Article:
“Any further reductions in Medicaid payments will strain rural providers. A certain repercussion is decreased rural services or (fewer) providers accepting Medicaid leaving many rural Texans without health care access,” warned the Texas Rural Health Organization in 2012.

“If access to care declines, and access to emergency care declines, that could contribute to shorter life expectancies in rural areas,” Don McBeath, director of government relations at the Texas Organization for Rural & Community Hospitals, told Lim.

That decline in access to health care is compounded by the realities of rural life that challenge cherished myths about it. The National Rural Health Association — which has scheduled an October conference in Austin — reports that rural residents suffer from hypertension on a higher per capita basis than their urban counterparts. Rural residents are more likely to die following heart attacks than urban dwellers. Oh, and that notion that the slower pace of country living is safer? National Rural Health also had this: “Although only one-third of all motor vehicle accidents occur in rural areas, two-thirds of the deaths attributed to these accidents occur on rural roads.”

So much for the simple life.

Texas legislators have taken steps to increase the number of physicians in rural areas that appear to be working. The Legislature approved increased funding for a program that helps doctors repay student loans in exchange for at least four years practice in areas where physicians are in short supply. Legislators appropriated $33.8 million for 2014-15. The program made $5.7 million available in the 2012-13 budget — an amount that quickly evaporated. The Texas Higher Education Coordinating Board had been unable to accept new applications since 2011.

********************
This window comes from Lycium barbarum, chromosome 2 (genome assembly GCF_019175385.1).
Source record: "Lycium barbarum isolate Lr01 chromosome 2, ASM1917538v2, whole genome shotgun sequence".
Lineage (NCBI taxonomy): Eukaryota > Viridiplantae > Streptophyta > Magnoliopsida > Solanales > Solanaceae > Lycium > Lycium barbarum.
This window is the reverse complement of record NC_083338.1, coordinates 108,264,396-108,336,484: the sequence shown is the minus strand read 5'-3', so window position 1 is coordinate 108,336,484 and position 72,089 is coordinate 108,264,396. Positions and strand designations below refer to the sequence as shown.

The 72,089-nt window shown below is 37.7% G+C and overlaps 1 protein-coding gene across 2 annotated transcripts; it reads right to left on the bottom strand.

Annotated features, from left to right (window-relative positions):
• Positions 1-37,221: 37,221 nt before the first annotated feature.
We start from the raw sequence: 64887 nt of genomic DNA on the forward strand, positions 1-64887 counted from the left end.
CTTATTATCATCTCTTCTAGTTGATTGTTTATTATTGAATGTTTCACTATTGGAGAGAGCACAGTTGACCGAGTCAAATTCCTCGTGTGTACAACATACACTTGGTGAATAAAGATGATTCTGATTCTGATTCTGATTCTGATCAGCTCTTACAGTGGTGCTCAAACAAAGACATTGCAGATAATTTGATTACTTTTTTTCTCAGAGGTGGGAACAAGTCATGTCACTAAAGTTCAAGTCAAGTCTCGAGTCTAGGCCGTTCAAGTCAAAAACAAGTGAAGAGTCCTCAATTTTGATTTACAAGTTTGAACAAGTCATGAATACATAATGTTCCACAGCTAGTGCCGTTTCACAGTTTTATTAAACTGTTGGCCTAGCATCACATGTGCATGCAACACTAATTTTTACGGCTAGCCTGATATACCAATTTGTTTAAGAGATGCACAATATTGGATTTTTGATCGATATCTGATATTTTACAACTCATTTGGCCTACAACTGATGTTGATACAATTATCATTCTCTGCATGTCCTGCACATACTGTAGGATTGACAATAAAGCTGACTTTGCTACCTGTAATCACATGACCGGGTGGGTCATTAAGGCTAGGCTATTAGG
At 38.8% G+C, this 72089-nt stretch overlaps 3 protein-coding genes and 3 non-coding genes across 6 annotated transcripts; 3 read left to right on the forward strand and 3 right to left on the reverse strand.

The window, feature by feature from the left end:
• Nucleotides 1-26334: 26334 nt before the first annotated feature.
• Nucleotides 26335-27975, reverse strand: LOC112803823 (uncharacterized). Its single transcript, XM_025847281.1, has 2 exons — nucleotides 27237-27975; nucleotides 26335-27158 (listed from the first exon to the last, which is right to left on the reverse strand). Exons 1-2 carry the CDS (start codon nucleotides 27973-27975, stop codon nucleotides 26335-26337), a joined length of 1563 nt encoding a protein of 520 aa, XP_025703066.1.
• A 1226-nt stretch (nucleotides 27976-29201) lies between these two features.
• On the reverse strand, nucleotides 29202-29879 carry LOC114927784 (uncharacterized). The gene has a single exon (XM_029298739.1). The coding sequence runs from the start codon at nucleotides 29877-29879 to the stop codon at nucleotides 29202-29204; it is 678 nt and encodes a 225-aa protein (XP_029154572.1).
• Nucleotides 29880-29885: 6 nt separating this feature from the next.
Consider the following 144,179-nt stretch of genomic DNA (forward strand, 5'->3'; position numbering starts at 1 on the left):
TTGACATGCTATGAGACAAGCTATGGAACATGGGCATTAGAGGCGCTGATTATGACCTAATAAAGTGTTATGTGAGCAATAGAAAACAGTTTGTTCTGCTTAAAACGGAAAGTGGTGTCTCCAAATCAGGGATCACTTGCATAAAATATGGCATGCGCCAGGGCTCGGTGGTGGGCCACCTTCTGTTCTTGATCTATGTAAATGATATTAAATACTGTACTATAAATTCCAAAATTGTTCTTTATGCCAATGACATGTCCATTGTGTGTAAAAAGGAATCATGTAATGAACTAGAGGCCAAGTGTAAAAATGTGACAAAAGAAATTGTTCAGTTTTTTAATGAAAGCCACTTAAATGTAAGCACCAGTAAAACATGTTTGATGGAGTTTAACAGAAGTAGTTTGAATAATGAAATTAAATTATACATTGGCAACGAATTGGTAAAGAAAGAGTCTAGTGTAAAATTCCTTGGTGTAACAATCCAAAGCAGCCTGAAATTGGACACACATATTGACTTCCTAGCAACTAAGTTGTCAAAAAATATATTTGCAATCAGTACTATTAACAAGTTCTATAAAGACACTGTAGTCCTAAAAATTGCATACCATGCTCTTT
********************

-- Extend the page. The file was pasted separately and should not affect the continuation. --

Legislators also authorized nurse practitioners more latitude and authority in providing health care.

But, the Legislature — following Gov. Rick Perry’s lead — refused to expand Medicaid assistance to low income people, which will aggravate problems in obtaining health care, especially in rural areas.

There is also the ongoing dilemma posed by nursing home care, regulation and availability. Nursing home owners have been pleading for years for increased reimbursements. This year, they got some relief, but a funding gap persists. “Of the more than $350 million in biennial (general revenue) we were seeking to ensure Texas seniors’ nursing home care is funded at the level actually deemed necessary by state health officials, the Legislature ultimately approved nearly $100 million — a needed step forward as we work to continue narrowing this funding gap,” said Tim Graves, President of the Texas Health Care Association, the nursing home lobby.

The quality and availability of rural health care deserves increasing focus because some of those rural problems will become urban ones — and sooner than we think.